Ivy Estabrooke | Crain's

In this ongoing series, we ask executives, entrepreneurs and business leaders about mistakes that have shaped their business philosophy.

Ivy Estabrooke

Background:  

The Utah Science Technology and Research Initiative is a state agency focused on technology-based economic development. USTAR’s work has diversified the Beehive State’s economy by advancing ideas into technology prototypes and taking them to market, funding research at universities and in awarding grants to startup companies. The agency also provide two technology incubators where companies can rent space, get time on specialized equipment, and have access to mentoring and engineering assistance. 

The mistake:

I went to Georgetown University and was working on my Ph.D. in neuroscience. About halfway through, I realized I wasn’t cut out for an academic career.

I went to the career services office and filled out a survey questionnaire, using a number two pencil. The results came back a couple of weeks later, and the advisor said said, you need to quit your [doctoral] program right now and go to law school.

I said, ‘That’s crazy, I’m halfway through a Ph.D. and law school is expensive. I’ve been in school a long time.’

There was clear data that making a change would make me happier, but I didn’t take the risk of leaving the program I was in to make the pivot to another trajectory.

The lesson I learned was to be more willing to take risks.

The lesson:

I didn’t end up going to law school. The lesson I learned was to be more willing to take risks. I jumped off on my science policy career, and worked for the Department of Defense, but then when the opportunity came to come to Utah and join USTAR, it was a big pivot.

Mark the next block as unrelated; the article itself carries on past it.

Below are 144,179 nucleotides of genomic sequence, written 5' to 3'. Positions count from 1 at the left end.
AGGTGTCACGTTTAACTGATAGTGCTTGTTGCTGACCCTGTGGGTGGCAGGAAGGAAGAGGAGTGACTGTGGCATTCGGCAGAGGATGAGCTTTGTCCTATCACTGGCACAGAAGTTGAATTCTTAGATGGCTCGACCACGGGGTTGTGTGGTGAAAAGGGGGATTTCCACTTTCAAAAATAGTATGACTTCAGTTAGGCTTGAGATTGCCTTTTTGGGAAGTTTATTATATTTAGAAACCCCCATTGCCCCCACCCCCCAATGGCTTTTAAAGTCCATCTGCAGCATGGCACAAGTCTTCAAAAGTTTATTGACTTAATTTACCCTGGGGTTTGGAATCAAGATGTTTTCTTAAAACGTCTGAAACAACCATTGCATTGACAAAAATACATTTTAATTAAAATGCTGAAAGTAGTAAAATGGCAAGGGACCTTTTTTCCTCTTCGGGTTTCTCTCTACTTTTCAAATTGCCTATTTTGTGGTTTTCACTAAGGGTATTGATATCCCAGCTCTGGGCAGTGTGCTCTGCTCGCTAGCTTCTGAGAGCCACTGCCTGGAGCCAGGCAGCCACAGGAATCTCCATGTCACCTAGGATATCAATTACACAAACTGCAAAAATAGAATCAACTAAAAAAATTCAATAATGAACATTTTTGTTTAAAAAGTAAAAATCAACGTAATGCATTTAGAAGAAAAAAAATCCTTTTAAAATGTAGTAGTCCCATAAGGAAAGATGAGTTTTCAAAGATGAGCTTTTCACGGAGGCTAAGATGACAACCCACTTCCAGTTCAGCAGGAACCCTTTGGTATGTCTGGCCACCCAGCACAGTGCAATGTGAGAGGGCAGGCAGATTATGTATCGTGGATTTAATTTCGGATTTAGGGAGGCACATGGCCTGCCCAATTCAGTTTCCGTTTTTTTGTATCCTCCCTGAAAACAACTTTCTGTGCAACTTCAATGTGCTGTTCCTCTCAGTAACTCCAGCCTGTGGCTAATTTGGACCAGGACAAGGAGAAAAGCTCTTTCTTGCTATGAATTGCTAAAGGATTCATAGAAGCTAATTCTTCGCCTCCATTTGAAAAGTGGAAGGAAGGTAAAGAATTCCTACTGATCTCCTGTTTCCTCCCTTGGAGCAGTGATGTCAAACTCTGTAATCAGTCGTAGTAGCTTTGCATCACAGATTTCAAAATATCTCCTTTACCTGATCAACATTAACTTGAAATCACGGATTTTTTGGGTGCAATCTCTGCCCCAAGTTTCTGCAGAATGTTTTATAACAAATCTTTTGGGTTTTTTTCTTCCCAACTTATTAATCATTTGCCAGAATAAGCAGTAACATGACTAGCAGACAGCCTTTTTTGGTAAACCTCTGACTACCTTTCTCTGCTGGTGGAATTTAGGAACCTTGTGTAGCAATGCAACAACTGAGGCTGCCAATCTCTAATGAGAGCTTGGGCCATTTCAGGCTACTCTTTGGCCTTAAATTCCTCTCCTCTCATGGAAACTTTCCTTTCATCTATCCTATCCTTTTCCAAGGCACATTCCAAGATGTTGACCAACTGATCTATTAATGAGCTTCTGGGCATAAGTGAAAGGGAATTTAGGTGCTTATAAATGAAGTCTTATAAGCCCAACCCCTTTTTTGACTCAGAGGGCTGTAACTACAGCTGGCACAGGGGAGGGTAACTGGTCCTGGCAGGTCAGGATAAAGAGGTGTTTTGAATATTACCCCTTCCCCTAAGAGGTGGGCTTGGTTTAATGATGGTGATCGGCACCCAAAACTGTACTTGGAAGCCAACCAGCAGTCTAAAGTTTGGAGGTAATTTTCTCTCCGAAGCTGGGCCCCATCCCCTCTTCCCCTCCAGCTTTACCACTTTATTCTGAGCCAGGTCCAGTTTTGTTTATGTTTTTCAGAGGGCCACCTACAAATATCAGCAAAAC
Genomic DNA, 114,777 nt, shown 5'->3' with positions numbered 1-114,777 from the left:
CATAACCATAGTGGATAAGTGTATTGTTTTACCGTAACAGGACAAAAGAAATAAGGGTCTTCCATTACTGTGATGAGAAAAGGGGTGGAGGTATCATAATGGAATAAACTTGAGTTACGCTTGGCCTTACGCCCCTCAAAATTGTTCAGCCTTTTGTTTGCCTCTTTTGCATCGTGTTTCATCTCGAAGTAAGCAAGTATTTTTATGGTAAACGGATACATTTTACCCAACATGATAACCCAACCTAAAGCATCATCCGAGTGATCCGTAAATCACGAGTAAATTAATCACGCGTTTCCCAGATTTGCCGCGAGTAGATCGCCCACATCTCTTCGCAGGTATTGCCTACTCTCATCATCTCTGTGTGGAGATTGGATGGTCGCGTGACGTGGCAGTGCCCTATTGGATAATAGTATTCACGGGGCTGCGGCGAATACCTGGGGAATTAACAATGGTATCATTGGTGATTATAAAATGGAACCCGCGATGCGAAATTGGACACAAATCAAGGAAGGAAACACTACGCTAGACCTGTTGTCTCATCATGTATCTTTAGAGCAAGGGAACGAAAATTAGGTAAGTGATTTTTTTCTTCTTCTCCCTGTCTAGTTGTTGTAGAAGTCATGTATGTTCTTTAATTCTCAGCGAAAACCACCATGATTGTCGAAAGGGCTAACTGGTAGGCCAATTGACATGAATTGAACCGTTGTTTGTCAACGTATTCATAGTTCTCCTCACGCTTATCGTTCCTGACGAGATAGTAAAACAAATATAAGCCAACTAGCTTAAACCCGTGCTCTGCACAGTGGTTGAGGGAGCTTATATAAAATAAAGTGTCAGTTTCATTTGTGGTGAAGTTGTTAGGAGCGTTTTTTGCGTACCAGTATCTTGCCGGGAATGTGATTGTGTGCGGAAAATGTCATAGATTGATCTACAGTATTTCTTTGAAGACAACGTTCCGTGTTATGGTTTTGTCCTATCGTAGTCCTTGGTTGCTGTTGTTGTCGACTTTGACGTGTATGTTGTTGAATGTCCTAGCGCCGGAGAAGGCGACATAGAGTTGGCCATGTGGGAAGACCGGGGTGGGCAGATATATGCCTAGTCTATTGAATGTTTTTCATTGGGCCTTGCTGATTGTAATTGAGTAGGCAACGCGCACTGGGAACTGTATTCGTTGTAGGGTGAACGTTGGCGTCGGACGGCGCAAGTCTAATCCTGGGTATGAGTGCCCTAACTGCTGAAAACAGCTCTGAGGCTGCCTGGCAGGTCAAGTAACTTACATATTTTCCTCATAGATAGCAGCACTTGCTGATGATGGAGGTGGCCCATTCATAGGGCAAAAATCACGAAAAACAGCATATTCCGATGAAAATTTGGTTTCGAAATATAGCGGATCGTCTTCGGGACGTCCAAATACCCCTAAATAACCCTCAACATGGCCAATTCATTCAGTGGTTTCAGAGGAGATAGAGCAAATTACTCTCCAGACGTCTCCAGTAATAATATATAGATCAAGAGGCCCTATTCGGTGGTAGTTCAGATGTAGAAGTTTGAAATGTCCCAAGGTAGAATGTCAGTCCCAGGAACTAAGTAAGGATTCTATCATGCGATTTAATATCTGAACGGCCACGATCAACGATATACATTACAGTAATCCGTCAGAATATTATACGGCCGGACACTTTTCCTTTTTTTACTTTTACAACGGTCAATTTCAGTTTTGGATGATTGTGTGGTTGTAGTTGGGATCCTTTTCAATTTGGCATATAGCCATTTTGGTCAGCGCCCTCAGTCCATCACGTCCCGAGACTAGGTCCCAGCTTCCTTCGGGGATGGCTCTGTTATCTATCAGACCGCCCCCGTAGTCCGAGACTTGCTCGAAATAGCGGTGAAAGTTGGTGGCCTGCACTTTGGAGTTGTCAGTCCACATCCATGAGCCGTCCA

I could easily have stayed in the federal government. I had a great job, I was in a good position, with lots of autonomy, doing great things for Navy and the Marine Corps … but when the position at USTAR came up, it was a good opportunity to pivot.

It meant moving into state government, and really take a flying leap out of what was a pretty secure path to come to what’s been a very rewarding position. It’s also been an interesting one in terms of some of the challenges that USTAR has.

That experience of missing an opportunity to take that risk and go to law school taught me that when the opportunity came to take a risk and make a transition again, I was more willing to take the leap.

Most entrepreneurs are taking risks. They’ve got a new idea they’re trying to make work and so, I think the lesson that I can relate to very empathetically and understandingly, and push them to move forward where there’s an idea there.

I’ve been there; many of our entrepreneurs are transitioning from a corporate job, and that’s an experience I can relate to.

Follow USTAR on Twitter at @Innovationutah

Pictured: Ivy Estabrook | Photo courtesy Ivy Estabrooke

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